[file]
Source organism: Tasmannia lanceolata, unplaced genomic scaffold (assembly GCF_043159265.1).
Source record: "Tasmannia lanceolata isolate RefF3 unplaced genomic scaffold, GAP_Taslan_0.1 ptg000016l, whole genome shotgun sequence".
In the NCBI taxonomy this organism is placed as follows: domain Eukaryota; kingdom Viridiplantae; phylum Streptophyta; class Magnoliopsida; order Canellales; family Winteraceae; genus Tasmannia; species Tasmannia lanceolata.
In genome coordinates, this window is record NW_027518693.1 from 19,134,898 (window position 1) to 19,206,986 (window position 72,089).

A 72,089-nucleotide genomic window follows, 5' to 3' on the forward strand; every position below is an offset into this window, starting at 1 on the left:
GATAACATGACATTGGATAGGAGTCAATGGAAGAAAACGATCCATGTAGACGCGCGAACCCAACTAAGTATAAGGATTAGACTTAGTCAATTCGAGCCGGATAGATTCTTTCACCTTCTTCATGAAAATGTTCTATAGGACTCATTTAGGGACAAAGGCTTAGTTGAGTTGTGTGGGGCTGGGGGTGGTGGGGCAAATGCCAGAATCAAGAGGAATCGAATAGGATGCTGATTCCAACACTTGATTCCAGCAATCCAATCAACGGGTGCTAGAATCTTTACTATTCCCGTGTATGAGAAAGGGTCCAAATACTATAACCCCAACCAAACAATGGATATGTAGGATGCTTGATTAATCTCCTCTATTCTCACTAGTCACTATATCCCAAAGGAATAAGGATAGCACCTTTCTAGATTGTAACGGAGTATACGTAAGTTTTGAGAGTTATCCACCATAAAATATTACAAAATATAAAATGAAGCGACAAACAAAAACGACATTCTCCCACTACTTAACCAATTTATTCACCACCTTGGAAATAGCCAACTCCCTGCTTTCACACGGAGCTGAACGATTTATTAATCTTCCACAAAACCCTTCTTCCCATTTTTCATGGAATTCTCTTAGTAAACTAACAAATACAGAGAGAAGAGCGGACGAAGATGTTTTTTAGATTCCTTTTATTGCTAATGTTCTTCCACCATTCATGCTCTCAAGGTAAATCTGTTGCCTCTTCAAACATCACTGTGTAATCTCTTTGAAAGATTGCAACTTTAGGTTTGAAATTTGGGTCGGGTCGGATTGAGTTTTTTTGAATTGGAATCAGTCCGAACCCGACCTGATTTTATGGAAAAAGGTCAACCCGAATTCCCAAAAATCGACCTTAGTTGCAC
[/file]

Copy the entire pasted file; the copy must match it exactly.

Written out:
Source organism: Tasmannia lanceolata, unplaced genomic scaffold (assembly GCF_043159265.1).
Source record: "Tasmannia lanceolata isolate RefF3 unplaced genomic scaffold, GAP_Taslan_0.1 ptg000016l, whole genome shotgun sequence".
In the NCBI taxonomy this organism is placed as follows: domain Eukaryota; kingdom Viridiplantae; phylum Streptophyta; class Magnoliopsida; order Canellales; family Winteraceae; genus Tasmannia; species Tasmannia lanceolata.
In genome coordinates, this window is record NW_027518693.1 from 19,134,898 (window position 1) to 19,206,986 (window position 72,089).

A 72,089-nucleotide genomic window follows, 5' to 3' on the forward strand; every position below is an offset into this window, starting at 1 on the left:
GATAACATGACATTGGATAGGAGTCAATGGAAGAAAACGATCCATGTAGACGCGCGAACCCAACTAAGTATAAGGATTAGACTTAGTCAATTCGAGCCGGATAGATTCTTTCACCTTCTTCATGAAAATGTTCTATAGGACTCATTTAGGGACAAAGGCTTAGTTGAGTTGTGTGGGGCTGGGGGTGGTGGGGCAAATGCCAGAATCAAGAGGAATCGAATAGGATGCTGATTCCAACACTTGATTCCAGCAATCCAATCAACGGGTGCTAGAATCTTTACTATTCCCGTGTATGAGAAAGGGTCCAAATACTATAACCCCAACCAAACAATGGATATGTAGGATGCTTGATTAATCTCCTCTATTCTCACTAGTCACTATATCCCAAAGGAATAAGGATAGCACCTTTCTAGATTGTAACGGAGTATACGTAAGTTTTGAGAGTTATCCACCATAAAATATTACAAAATATAAAATGAAGCGACAAACAAAAACGACATTCTCCCACTACTTAACCAATTTATTCACCACCTTGGAAATAGCCAACTCCCTGCTTTCACACGGAGCTGAACGATTTATTAATCTTCCACAAAACCCTTCTTCCCATTTTTCATGGAATTCTCTTAGTAAACTAACAAATACAGAGAGAAGAGCGGACGAAGATGTTTTTTAGATTCCTTTTATTGCTAATGTTCTTCCACCATTCATGCTCTCAAGGTAAATCTGTTGCCTCTTCAAACATCACTGTGTAATCTCTTTGAAAGATTGCAACTTTAGGTTTGAAATTTGGGTCGGGTCGGATTGAGTTTTTTTGAATTGGAATCAGTCCGAACCCGACCTGATTTTATGGAAAAAGGTCAACCCGAATTCCCAAAAATCGACCTTAGTTGCAC